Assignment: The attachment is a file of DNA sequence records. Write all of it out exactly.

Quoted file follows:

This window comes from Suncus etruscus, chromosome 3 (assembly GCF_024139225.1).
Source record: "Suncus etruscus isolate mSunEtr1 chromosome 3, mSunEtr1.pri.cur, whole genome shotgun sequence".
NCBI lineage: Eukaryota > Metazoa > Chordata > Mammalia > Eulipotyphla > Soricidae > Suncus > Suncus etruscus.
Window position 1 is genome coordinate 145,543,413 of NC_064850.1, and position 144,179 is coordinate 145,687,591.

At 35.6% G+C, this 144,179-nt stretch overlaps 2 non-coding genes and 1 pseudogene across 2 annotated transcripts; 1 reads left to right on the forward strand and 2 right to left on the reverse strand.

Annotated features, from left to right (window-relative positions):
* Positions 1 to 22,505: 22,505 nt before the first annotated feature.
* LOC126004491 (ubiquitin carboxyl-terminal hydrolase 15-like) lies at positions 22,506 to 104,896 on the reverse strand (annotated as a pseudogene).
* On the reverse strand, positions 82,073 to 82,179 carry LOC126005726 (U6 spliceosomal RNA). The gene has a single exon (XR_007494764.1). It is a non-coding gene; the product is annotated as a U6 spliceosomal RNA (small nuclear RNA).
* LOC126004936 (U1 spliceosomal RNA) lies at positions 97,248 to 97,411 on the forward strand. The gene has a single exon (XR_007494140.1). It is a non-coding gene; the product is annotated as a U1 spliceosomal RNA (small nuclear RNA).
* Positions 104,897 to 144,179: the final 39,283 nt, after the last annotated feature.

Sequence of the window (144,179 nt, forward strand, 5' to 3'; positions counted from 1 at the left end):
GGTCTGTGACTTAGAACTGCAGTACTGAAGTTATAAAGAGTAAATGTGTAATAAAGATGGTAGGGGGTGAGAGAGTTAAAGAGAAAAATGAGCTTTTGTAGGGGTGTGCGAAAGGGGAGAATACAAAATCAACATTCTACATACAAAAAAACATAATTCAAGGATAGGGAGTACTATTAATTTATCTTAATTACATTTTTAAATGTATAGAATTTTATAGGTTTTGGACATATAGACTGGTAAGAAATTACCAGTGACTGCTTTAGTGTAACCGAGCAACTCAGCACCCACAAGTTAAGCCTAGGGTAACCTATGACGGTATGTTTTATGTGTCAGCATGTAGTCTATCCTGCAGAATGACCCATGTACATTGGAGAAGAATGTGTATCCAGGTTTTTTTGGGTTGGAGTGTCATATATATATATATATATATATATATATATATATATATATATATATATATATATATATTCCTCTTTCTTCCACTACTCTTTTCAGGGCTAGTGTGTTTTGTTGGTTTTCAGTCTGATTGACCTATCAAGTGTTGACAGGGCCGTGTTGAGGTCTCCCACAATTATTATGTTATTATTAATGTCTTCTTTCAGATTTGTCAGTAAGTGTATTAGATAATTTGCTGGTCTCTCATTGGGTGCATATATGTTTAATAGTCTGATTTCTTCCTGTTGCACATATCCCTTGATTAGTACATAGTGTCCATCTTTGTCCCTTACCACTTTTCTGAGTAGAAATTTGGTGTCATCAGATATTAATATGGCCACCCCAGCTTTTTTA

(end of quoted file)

This window comes from Suncus etruscus, chromosome 3 (assembly GCF_024139225.1).
Source record: "Suncus etruscus isolate mSunEtr1 chromosome 3, mSunEtr1.pri.cur, whole genome shotgun sequence".
NCBI lineage: Eukaryota > Metazoa > Chordata > Mammalia > Eulipotyphla > Soricidae > Suncus > Suncus etruscus.
Window position 1 is genome coordinate 145,543,413 of NC_064850.1, and position 144,179 is coordinate 145,687,591.

At 35.6% G+C, this 144,179-nt stretch overlaps 2 non-coding genes and 1 pseudogene across 2 annotated transcripts; 1 reads left to right on the forward strand and 2 right to left on the reverse strand.

Annotated features, from left to right (window-relative positions):
* Positions 1 to 22,505: 22,505 nt before the first annotated feature.
* LOC126004491 (ubiquitin carboxyl-terminal hydrolase 15-like) lies at positions 22,506 to 104,896 on the reverse strand (annotated as a pseudogene).
* On the reverse strand, positions 82,073 to 82,179 carry LOC126005726 (U6 spliceosomal RNA). The gene has a single exon (XR_007494764.1). It is a non-coding gene; the product is annotated as a U6 spliceosomal RNA (small nuclear RNA).
* LOC126004936 (U1 spliceosomal RNA) lies at positions 97,248 to 97,411 on the forward strand. The gene has a single exon (XR_007494140.1). It is a non-coding gene; the product is annotated as a U1 spliceosomal RNA (small nuclear RNA).
* Positions 104,897 to 144,179: the final 39,283 nt, after the last annotated feature.

Sequence of the window (144,179 nt, forward strand, 5' to 3'; positions counted from 1 at the left end):
GGTCTGTGACTTAGAACTGCAGTACTGAAGTTATAAAGAGTAAATGTGTAATAAAGATGGTAGGGGGTGAGAGAGTTAAAGAGAAAAATGAGCTTTTGTAGGGGTGTGCGAAAGGGGAGAATACAAAATCAACATTCTACATACAAAAAAACATAATTCAAGGATAGGGAGTACTATTAATTTATCTTAATTACATTTTTAAATGTATAGAATTTTATAGGTTTTGGACATATAGACTGGTAAGAAATTACCAGTGACTGCTTTAGTGTAACCGAGCAACTCAGCACCCACAAGTTAAGCCTAGGGTAACCTATGACGGTATGTTTTATGTGTCAGCATGTAGTCTATCCTGCAGAATGACCCATGTACATTGGAGAAGAATGTGTATCCAGGTTTTTTTGGGTTGGAGTGTCATATATATATATATATATATATATATATATATATATATATATATATATATATATATATTCCTCTTTCTTCCACTACTCTTTTCAGGGCTAGTGTGTTTTGTTGGTTTTCAGTCTGATTGACCTATCAAGTGTTGACAGGGCCGTGTTGAGGTCTCCCACAATTATTATGTTATTATTAATGTCTTCTTTCAGATTTGTCAGTAAGTGTATTAGATAATTTGCTGGTCTCTCATTGGGTGCATATATGTTTAATAGTCTGATTTCTTCCTGTTGCACATATCCCTTGATTAGTACATAGTGTCCATCTTTGTCCCTTACCACTTTTCTGAGTAGAAATTTGGTGTCATCAGATATTAATATGGCCACCCCAGCTTTTTTA